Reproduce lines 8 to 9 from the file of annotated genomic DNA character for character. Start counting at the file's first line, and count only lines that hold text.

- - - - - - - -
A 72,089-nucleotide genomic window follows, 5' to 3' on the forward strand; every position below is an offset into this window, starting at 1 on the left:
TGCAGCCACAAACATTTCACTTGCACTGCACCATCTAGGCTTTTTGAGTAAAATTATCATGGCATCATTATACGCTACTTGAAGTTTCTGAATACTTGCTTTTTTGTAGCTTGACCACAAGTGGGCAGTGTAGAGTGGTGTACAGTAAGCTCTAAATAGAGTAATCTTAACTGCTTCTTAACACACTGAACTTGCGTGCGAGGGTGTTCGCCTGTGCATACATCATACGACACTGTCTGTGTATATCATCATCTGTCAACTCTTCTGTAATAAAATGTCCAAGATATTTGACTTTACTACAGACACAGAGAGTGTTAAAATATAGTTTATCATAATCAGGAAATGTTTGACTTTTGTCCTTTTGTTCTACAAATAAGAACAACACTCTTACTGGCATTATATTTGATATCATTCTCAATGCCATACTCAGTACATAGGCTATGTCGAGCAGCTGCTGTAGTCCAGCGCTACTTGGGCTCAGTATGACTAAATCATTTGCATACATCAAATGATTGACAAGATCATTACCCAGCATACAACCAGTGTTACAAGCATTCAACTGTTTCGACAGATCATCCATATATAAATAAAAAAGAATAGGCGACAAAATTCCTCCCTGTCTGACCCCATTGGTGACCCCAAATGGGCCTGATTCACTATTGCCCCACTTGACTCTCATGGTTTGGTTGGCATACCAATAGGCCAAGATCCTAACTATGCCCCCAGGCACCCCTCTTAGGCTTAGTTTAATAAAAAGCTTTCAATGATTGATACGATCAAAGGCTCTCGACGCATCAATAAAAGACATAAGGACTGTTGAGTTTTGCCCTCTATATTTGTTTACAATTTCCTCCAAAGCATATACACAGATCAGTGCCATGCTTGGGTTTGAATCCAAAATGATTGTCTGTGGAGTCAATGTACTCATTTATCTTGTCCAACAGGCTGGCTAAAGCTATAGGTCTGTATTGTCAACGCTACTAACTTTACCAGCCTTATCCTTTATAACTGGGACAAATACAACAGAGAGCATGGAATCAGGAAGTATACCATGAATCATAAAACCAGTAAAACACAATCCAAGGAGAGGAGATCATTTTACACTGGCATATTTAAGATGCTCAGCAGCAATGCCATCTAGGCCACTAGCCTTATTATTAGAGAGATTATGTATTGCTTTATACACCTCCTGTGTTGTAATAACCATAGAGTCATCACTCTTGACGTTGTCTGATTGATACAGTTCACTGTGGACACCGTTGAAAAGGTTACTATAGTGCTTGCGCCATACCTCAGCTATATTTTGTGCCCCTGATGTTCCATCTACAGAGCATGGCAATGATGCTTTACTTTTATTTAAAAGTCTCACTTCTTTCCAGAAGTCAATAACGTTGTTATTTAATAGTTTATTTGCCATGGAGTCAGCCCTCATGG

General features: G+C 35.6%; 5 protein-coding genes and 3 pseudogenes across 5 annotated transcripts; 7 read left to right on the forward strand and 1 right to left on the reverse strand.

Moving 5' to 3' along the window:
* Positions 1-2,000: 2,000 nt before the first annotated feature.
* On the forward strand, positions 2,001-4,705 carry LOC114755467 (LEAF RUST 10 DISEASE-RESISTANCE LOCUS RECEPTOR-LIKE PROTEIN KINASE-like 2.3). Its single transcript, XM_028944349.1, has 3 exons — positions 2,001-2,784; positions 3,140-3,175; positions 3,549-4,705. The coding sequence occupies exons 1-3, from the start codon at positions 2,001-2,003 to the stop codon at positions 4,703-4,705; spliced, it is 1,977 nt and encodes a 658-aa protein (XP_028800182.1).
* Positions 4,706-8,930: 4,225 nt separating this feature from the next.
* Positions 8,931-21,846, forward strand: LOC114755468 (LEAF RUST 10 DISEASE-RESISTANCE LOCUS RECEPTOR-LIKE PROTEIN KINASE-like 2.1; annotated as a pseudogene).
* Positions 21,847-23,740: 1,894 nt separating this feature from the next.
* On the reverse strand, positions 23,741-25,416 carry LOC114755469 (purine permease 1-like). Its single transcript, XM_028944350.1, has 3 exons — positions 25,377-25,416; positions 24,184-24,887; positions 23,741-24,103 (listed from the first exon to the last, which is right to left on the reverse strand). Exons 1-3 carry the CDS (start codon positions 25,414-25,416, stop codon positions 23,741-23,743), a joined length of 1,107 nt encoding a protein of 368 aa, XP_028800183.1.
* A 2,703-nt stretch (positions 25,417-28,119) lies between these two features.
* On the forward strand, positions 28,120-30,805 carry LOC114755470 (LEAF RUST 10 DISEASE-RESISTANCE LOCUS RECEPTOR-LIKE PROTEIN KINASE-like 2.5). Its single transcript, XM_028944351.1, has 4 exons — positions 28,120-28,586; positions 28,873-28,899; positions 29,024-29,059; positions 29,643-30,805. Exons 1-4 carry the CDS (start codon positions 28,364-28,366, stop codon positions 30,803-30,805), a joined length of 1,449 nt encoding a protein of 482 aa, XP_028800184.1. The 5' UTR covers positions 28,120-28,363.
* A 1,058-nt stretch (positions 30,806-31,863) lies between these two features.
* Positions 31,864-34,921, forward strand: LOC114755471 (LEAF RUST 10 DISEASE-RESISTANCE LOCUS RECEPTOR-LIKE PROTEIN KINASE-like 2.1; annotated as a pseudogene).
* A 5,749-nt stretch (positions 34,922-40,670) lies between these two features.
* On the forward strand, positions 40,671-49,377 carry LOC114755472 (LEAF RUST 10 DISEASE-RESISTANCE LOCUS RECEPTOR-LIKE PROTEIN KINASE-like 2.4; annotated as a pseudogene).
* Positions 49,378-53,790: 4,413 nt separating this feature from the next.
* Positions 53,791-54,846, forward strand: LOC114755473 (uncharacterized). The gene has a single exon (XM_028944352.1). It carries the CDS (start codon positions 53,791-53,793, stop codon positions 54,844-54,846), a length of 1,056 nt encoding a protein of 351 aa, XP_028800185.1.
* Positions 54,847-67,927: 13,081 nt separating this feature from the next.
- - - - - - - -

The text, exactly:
* Positions 8,931-21,846, forward strand: LOC114755468 (LEAF RUST 10 DISEASE-RESISTANCE LOCUS RECEPTOR-LIKE PROTEIN KINASE-like 2.1; annotated as a pseudogene).
* Positions 21,847-23,740: 1,894 nt separating this feature from the next.